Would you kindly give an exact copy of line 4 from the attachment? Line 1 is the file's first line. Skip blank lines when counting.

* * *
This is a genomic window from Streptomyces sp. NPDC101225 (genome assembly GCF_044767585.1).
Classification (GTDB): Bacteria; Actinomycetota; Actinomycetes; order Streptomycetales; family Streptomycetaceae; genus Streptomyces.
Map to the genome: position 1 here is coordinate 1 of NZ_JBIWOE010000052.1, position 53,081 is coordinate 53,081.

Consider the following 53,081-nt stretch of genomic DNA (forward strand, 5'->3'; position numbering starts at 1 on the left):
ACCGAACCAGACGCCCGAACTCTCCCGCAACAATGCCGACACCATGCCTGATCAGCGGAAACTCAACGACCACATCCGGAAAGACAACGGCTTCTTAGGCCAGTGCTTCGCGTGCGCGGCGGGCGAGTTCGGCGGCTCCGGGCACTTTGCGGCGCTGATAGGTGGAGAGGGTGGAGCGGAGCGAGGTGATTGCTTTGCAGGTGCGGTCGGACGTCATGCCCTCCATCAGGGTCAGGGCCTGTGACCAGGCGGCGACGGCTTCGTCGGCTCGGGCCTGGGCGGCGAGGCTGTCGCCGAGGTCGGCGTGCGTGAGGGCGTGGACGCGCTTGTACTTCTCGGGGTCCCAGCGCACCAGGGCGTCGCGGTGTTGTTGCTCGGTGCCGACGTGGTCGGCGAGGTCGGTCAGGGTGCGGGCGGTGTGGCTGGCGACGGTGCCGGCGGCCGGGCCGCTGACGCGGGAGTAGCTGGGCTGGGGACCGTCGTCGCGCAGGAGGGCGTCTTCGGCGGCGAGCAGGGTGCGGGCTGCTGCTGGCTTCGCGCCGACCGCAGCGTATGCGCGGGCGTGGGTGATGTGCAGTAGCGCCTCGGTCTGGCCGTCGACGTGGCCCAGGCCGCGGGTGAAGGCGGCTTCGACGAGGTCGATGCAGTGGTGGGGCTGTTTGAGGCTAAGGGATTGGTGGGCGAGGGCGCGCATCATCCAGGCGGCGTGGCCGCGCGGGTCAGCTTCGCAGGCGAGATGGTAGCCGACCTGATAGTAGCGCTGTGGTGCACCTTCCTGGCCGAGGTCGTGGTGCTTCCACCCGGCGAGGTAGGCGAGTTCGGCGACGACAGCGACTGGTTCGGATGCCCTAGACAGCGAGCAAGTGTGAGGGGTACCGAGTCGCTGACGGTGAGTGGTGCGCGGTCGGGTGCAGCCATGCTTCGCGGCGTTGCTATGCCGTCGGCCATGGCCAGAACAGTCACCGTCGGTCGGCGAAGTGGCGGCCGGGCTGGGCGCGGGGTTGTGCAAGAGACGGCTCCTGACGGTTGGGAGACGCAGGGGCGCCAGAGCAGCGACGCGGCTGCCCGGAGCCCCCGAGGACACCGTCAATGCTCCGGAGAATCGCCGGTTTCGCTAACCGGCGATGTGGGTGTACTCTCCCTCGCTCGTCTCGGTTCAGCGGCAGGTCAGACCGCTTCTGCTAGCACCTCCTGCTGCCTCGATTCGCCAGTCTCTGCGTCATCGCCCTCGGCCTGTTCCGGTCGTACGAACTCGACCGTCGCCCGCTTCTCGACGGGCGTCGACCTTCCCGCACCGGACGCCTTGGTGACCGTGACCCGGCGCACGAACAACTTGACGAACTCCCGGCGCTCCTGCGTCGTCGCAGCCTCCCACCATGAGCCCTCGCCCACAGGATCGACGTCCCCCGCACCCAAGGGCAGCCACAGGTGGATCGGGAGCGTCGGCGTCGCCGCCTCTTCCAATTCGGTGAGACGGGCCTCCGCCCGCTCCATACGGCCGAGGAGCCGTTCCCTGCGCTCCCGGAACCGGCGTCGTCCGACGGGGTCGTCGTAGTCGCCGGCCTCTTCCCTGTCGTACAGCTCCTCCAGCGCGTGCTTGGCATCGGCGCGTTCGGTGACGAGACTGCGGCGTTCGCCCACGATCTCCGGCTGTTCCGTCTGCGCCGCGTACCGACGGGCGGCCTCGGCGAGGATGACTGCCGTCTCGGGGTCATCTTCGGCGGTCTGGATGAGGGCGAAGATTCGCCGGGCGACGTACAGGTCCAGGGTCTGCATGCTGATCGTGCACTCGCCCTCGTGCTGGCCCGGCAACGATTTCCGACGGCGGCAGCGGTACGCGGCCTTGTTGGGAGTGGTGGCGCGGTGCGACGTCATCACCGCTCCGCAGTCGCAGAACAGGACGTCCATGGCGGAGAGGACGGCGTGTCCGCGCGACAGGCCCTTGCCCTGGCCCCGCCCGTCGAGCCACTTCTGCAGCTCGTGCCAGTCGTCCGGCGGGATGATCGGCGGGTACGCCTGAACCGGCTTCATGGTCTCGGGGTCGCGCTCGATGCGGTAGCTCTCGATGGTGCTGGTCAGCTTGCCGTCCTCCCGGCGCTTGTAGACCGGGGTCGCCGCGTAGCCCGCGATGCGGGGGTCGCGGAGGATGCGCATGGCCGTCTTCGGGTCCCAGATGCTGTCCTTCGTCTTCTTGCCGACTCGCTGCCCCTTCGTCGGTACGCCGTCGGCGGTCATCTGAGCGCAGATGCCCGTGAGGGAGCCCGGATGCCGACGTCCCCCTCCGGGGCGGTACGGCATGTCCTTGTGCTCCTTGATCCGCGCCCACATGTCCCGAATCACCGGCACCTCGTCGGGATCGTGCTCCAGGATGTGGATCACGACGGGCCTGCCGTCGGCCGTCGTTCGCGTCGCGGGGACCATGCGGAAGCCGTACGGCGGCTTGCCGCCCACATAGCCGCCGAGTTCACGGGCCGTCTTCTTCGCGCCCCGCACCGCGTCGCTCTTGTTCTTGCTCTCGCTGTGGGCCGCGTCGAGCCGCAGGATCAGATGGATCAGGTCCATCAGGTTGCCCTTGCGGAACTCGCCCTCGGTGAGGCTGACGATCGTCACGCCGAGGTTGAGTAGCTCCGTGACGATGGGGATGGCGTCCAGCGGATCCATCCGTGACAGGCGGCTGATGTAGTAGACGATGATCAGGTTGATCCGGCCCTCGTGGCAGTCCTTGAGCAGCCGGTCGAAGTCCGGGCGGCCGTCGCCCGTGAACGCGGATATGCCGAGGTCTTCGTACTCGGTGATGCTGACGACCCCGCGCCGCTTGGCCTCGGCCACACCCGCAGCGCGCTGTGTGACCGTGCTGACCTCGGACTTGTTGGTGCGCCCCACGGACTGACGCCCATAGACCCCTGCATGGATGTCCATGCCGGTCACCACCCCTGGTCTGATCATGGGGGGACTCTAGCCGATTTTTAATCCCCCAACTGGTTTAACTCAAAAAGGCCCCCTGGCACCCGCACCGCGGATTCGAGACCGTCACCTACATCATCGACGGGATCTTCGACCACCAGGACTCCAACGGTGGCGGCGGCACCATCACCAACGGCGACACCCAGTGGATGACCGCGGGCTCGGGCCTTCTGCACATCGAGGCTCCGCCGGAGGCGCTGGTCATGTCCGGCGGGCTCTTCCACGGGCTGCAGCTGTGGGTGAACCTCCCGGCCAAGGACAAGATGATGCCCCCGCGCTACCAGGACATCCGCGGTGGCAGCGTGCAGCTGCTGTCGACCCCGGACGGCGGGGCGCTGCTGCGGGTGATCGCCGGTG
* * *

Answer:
Consider the following 53,081-nt stretch of genomic DNA (forward strand, 5'->3'; position numbering starts at 1 on the left):